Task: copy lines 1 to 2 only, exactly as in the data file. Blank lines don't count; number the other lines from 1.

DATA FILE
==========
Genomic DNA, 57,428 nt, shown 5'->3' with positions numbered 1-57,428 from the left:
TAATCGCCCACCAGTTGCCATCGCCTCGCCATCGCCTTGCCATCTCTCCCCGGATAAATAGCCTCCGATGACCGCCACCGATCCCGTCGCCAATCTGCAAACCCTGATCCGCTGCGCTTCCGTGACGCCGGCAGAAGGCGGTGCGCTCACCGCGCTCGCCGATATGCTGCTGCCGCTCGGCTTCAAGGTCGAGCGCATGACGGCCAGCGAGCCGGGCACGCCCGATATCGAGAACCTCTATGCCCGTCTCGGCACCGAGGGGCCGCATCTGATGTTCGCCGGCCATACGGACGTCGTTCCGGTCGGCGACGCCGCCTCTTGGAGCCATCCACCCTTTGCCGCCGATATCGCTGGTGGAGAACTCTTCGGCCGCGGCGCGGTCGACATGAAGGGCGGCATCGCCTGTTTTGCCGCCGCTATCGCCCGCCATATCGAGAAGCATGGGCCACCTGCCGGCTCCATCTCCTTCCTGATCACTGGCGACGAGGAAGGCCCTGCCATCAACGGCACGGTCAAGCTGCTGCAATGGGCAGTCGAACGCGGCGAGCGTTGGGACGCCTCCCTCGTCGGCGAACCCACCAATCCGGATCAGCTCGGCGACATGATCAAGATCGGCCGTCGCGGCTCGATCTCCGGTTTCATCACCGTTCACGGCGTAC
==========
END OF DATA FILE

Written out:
Genomic DNA, 57,428 nt, shown 5'->3' with positions numbered 1-57,428 from the left:
TAATCGCCCACCAGTTGCCATCGCCTCGCCATCGCCTTGCCATCTCTCCCCGGATAAATAGCCTCCGATGACCGCCACCGATCCCGTCGCCAATCTGCAAACCCTGATCCGCTGCGCTTCCGTGACGCCGGCAGAAGGCGGTGCGCTCACCGCGCTCGCCGATATGCTGCTGCCGCTCGGCTTCAAGGTCGAGCGCATGACGGCCAGCGAGCCGGGCACGCCCGATATCGAGAACCTCTATGCCCGTCTCGGCACCGAGGGGCCGCATCTGATGTTCGCCGGCCATACGGACGTCGTTCCGGTCGGCGACGCCGCCTCTTGGAGCCATCCACCCTTTGCCGCCGATATCGCTGGTGGAGAACTCTTCGGCCGCGGCGCGGTCGACATGAAGGGCGGCATCGCCTGTTTTGCCGCCGCTATCGCCCGCCATATCGAGAAGCATGGGCCACCTGCCGGCTCCATCTCCTTCCTGATCACTGGCGACGAGGAAGGCCCTGCCATCAACGGCACGGTCAAGCTGCTGCAATGGGCAGTCGAACGCGGCGAGCGTTGGGACGCCTCCCTCGTCGGCGAACCCACCAATCCGGATCAGCTCGGCGACATGATCAAGATCGGCCGTCGCGGCTCGATCTCCGGTTTCATCACCGTTCACGGCGTAC